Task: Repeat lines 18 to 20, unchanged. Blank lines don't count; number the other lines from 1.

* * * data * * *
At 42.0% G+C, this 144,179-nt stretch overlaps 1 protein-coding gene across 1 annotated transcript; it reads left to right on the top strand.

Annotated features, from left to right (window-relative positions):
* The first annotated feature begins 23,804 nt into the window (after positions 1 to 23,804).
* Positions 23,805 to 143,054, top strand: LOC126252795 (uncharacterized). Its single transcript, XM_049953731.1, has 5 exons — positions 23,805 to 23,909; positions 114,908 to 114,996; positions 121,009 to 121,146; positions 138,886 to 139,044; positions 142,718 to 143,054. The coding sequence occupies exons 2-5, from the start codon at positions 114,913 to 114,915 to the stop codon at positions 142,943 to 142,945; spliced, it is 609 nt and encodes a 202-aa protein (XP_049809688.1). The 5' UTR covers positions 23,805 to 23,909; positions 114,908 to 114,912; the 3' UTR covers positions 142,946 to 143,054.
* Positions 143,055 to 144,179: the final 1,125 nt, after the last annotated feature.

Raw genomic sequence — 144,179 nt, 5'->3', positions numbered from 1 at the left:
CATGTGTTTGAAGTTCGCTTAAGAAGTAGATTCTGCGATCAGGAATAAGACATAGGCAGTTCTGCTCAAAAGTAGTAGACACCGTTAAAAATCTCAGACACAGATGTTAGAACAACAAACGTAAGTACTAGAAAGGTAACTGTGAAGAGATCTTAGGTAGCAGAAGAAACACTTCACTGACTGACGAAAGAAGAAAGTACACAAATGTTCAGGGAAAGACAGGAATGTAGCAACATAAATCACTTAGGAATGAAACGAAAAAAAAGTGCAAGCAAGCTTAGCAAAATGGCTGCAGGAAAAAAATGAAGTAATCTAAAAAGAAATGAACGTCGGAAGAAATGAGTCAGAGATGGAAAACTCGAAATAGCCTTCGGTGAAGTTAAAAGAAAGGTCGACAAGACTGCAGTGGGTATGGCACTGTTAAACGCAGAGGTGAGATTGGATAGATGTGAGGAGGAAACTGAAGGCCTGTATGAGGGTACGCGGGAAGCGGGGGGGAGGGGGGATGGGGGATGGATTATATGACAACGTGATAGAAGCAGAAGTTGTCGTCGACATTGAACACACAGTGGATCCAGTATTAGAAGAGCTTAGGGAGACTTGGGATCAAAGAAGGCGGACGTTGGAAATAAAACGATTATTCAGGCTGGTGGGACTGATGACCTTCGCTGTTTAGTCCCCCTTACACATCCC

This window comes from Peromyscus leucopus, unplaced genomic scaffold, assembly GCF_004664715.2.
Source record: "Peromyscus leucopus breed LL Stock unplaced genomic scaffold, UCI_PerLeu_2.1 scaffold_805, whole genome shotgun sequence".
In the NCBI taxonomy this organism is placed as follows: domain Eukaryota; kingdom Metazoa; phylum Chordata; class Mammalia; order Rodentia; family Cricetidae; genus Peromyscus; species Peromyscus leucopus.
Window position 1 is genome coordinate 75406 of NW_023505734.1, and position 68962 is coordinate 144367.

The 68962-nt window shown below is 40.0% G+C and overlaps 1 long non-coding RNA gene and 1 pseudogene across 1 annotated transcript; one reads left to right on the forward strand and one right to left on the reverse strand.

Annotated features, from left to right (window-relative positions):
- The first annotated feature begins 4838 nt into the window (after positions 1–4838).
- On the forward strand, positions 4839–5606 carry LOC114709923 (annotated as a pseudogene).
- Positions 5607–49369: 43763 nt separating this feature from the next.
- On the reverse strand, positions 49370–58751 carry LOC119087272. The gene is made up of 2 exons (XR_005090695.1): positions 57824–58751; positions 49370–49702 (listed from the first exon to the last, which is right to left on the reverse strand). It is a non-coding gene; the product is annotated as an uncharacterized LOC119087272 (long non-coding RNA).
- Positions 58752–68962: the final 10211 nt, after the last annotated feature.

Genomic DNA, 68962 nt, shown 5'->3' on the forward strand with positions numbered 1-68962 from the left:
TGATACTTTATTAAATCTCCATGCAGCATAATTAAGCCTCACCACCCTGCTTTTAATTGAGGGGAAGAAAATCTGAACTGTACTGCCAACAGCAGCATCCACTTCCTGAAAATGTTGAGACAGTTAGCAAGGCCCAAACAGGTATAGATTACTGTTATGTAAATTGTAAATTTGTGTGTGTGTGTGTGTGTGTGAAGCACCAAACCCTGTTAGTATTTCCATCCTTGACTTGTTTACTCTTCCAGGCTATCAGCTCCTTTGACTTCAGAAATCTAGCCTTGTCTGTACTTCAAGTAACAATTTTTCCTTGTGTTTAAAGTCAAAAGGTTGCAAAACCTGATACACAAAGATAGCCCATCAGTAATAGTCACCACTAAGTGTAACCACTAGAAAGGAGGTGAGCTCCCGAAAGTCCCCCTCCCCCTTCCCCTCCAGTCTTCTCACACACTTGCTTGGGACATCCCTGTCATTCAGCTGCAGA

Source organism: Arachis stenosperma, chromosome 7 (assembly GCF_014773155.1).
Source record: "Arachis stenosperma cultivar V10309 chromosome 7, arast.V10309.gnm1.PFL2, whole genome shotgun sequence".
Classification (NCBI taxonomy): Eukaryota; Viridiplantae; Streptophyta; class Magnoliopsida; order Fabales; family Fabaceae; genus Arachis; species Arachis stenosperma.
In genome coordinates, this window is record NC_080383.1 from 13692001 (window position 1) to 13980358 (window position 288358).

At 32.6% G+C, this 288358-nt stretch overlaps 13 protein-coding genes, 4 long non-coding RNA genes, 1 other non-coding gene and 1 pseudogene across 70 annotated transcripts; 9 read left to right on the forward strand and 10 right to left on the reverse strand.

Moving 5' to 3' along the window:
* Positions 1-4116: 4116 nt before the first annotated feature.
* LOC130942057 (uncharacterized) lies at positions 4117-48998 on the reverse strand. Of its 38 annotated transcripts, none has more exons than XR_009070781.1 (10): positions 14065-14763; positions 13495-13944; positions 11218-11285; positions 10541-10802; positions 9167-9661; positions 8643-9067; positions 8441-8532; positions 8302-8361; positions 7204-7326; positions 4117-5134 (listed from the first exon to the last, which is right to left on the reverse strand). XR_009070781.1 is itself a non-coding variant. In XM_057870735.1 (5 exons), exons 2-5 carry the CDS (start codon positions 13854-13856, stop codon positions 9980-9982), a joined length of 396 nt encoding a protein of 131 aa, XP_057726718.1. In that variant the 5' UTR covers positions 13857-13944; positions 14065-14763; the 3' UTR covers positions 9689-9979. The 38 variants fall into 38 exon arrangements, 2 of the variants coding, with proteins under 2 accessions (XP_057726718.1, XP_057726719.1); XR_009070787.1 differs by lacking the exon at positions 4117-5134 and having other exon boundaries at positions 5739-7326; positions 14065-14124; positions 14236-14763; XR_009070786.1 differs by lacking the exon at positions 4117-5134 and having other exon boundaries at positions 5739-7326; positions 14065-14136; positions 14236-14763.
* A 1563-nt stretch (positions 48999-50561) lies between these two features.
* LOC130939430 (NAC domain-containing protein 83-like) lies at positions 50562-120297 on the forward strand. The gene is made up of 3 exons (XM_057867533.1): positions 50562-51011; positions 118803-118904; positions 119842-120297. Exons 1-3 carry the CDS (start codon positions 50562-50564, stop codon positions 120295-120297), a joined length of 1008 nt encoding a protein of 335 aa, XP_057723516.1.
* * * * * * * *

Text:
- Positions 58752–68962: the final 10211 nt, after the last annotated feature.

Genomic DNA, 68962 nt, shown 5'->3' on the forward strand with positions numbered 1-68962 from the left:
TGATACTTTATTAAATCTCCATGCAGCATAATTAAGCCTCACCACCCTGCTTTTAATTGAGGGGAAGAAAATCTGAACTGTACTGCCAACAGCAGCATCCACTTCCTGAAAATGTTGAGACAGTTAGCAAGGCCCAAACAGGTATAGATTACTGTTATGTAAATTGTAAATTTGTGTGTGTGTGTGTGTGTGTGAAGCACCAAACCCTGTTAGTATTTCCATCCTTGACTTGTTTACTCTTCCAGGCTATCAGCTCCTTTGACTTCAGAAATCTAGCCTTGTCTGTACTTCAAGTAACAATTTTTCCTTGTGTTTAAAGTCAAAAGGTTGCAAAACCTGATACACAAAGATAGCCCATCAGTAATAGTCACCACTAAGTGTAACCACTAGAAAGGAGGTGAGCTCCCGAAAGTCCCCCTCCCCCTTCCCCTCCAGTCTTCTCACACACTTGCTTGGGACATCCCTGTCATTCAGCTGCAGA